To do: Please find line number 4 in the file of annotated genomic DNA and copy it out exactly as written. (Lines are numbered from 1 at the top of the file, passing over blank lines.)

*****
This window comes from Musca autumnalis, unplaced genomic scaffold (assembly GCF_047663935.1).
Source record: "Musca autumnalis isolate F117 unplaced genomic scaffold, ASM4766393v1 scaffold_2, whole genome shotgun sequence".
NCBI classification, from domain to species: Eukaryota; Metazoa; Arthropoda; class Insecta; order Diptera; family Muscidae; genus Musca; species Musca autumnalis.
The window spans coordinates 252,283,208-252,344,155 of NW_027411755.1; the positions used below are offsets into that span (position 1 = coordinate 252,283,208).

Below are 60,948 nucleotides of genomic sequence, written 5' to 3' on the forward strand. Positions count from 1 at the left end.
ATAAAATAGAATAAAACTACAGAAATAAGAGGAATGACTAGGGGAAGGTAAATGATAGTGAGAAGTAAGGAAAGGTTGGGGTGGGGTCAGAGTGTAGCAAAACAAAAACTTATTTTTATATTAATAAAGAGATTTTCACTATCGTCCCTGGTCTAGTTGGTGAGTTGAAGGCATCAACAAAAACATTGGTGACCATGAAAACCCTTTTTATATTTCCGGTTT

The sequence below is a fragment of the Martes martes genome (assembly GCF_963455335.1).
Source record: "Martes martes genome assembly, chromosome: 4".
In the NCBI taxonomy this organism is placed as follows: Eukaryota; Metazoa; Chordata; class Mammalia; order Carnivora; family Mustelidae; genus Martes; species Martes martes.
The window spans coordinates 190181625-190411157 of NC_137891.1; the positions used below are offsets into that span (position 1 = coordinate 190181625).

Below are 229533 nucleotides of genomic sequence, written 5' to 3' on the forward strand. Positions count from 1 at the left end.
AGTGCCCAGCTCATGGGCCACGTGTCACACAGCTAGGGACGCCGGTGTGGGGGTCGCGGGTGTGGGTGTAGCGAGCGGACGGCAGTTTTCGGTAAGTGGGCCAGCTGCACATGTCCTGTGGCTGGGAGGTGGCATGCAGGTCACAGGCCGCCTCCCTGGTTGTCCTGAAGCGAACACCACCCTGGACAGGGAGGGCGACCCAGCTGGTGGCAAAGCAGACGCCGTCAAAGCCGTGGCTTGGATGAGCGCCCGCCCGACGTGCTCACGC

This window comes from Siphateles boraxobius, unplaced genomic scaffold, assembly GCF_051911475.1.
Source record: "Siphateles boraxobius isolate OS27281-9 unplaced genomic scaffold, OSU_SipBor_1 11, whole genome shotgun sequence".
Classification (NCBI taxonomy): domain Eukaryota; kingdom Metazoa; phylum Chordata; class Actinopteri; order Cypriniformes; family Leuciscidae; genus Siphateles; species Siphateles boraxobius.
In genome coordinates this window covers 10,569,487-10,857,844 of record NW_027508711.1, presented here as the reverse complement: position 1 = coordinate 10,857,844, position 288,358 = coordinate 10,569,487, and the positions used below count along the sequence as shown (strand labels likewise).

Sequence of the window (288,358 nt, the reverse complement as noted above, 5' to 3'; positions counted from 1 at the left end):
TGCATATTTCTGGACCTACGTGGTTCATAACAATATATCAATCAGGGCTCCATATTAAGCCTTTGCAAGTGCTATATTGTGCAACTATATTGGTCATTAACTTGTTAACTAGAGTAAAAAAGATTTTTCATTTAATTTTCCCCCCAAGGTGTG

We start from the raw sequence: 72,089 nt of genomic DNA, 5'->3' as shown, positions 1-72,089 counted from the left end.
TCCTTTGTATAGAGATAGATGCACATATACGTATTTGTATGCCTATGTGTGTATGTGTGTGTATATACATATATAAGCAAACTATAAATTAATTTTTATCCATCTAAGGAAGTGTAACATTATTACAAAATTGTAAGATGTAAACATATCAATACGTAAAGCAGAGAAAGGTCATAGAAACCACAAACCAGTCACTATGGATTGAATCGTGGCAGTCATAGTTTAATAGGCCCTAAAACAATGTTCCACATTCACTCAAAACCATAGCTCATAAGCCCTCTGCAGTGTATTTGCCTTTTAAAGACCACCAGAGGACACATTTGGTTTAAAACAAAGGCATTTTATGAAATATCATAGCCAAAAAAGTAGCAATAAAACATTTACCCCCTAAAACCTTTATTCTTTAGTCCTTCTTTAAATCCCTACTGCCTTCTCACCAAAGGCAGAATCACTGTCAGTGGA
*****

The window spans coordinates 252,283,208-252,344,155 of NW_027411755.1; the positions used below are offsets into that span (position 1 = coordinate 252,283,208).